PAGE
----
51 Id. at 471.
52 Standiferd v. U.S. Trustee, 641 F.3d 1209, 1215 (10th Cir. 2011).
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The integrity of the Debtors’ prior chapter 13 petition and the case commencement is maintained
upon conversion. Section 348 does not state that conversion of a case to another chapter
commences a bankruptcy case--it is a “housekeeping” statute that addresses the limited effects of
a case conversion.

Conclusion

For purposes of § 1328(f), the term “case filed under” refers to the bankruptcy chapter
under which the Debtors’ prior case was intially filed and not to the chapter under which the
discharge order was ultimately entered. The conversion of the Debtors’ prior chapter 13 case,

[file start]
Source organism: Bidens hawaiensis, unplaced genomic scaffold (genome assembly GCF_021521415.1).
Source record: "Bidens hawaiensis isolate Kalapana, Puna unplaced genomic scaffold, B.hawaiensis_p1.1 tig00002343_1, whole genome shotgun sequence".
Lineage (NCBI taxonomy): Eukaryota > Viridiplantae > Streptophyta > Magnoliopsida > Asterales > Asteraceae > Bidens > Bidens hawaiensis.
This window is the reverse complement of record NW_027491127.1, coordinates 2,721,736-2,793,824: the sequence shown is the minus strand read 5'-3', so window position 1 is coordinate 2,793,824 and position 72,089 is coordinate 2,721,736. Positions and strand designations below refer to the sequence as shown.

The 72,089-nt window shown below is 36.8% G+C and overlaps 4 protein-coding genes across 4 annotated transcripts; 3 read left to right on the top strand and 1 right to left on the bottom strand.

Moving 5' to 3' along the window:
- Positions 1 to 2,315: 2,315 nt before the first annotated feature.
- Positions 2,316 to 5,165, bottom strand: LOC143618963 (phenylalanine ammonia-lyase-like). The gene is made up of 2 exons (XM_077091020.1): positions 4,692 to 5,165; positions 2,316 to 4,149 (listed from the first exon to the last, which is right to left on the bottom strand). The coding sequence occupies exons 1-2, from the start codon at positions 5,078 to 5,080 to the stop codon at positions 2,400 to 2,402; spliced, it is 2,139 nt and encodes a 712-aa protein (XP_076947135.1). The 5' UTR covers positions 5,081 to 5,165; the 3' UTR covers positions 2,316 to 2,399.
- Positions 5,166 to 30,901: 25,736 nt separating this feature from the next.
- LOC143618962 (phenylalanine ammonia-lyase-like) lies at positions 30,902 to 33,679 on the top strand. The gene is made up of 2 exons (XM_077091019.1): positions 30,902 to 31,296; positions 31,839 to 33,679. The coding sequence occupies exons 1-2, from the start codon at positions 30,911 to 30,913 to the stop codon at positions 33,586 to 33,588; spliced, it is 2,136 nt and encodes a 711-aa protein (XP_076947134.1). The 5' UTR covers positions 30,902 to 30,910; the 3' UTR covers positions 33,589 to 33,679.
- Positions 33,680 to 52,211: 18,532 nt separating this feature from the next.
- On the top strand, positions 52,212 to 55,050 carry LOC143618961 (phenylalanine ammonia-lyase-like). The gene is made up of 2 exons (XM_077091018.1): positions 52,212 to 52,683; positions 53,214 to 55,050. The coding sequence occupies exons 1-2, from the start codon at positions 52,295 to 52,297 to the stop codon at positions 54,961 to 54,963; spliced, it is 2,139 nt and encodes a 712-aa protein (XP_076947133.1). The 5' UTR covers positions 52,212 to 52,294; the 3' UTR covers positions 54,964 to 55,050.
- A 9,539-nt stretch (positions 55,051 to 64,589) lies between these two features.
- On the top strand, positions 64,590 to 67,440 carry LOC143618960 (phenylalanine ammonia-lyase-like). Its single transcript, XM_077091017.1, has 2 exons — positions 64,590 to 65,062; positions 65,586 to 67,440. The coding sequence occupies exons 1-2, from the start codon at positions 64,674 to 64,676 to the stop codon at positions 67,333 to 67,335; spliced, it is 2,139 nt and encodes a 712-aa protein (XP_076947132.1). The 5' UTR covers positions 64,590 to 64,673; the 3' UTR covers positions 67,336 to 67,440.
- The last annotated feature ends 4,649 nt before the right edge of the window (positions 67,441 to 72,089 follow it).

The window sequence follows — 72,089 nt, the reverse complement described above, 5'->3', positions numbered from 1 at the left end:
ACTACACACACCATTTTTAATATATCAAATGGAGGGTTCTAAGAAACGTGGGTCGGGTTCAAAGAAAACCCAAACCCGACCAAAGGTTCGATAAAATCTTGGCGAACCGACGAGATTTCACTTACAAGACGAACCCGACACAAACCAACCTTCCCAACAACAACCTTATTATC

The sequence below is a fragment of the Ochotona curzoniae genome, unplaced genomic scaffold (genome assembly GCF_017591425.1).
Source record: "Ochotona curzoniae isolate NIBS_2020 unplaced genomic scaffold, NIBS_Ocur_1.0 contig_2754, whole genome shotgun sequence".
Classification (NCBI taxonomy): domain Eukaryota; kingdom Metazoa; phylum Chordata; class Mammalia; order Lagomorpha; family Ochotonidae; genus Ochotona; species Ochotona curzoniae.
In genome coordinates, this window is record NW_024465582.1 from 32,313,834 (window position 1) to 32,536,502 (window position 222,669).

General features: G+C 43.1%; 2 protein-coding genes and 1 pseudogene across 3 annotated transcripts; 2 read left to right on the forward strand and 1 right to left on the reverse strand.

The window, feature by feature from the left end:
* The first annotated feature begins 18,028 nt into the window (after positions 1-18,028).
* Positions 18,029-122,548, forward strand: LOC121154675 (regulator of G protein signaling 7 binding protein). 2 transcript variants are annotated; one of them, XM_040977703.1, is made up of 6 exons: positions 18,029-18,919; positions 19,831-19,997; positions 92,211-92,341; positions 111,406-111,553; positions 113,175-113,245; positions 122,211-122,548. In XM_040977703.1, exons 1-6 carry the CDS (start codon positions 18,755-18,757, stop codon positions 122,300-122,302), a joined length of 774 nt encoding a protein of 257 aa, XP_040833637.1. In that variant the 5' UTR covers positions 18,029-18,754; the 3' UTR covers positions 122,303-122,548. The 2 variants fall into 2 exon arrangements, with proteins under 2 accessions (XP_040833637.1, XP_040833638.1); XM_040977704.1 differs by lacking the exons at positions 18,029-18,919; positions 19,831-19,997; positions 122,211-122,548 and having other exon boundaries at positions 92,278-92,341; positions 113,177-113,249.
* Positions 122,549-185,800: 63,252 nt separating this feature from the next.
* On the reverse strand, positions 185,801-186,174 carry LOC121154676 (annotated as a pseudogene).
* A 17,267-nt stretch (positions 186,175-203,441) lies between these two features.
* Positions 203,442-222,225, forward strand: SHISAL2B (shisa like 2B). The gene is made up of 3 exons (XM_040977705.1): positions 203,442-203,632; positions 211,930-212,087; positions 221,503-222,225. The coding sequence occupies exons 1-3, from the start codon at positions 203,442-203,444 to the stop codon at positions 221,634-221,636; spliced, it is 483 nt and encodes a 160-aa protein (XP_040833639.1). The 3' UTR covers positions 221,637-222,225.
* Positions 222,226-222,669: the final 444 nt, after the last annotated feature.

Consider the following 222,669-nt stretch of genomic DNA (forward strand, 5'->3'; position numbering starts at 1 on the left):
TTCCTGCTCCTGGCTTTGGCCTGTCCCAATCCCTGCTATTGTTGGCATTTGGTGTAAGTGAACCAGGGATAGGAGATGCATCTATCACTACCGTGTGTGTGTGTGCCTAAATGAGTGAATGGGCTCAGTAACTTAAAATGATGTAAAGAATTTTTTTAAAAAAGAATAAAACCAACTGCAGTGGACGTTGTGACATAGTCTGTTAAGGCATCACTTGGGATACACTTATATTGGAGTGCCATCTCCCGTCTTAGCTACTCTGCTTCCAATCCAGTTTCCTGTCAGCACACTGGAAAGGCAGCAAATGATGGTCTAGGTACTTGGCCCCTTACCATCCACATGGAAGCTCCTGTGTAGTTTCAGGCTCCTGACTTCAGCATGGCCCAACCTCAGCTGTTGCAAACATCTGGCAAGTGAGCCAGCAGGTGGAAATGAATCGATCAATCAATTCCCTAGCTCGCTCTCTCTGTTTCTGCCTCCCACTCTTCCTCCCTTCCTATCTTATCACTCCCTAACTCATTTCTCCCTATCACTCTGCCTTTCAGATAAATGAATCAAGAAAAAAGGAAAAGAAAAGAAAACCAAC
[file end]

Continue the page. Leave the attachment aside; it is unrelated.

first to one under chapter 11 and ultimately to one under chapter 7, does not alter this rule
despite the fact that the Debtors’ case was discharged under chapter 7. Since the Debtors’ prior
bankruptcy case was filed under chapter 13 of the Code, it is the § 1328(f)(2) two-year lookback
period for previously filed chapter 13 bankruptcy cases that applies to the Debtors’ eligibility to
receive a discharge in this case. Since more than two years had expired between the time the
Debtors’ prior chapter 13 case was filed and this case was filed, the Debtors are eligible to
receive a discharge in this chapter 13 case. The Trustee’s motion objecting to discharge is
denied.

IT IS SO ORDERED.
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ROBERT D. BERGER

U.S. BANKRUPTCY JUDGE
DISTRICT OF KANSAS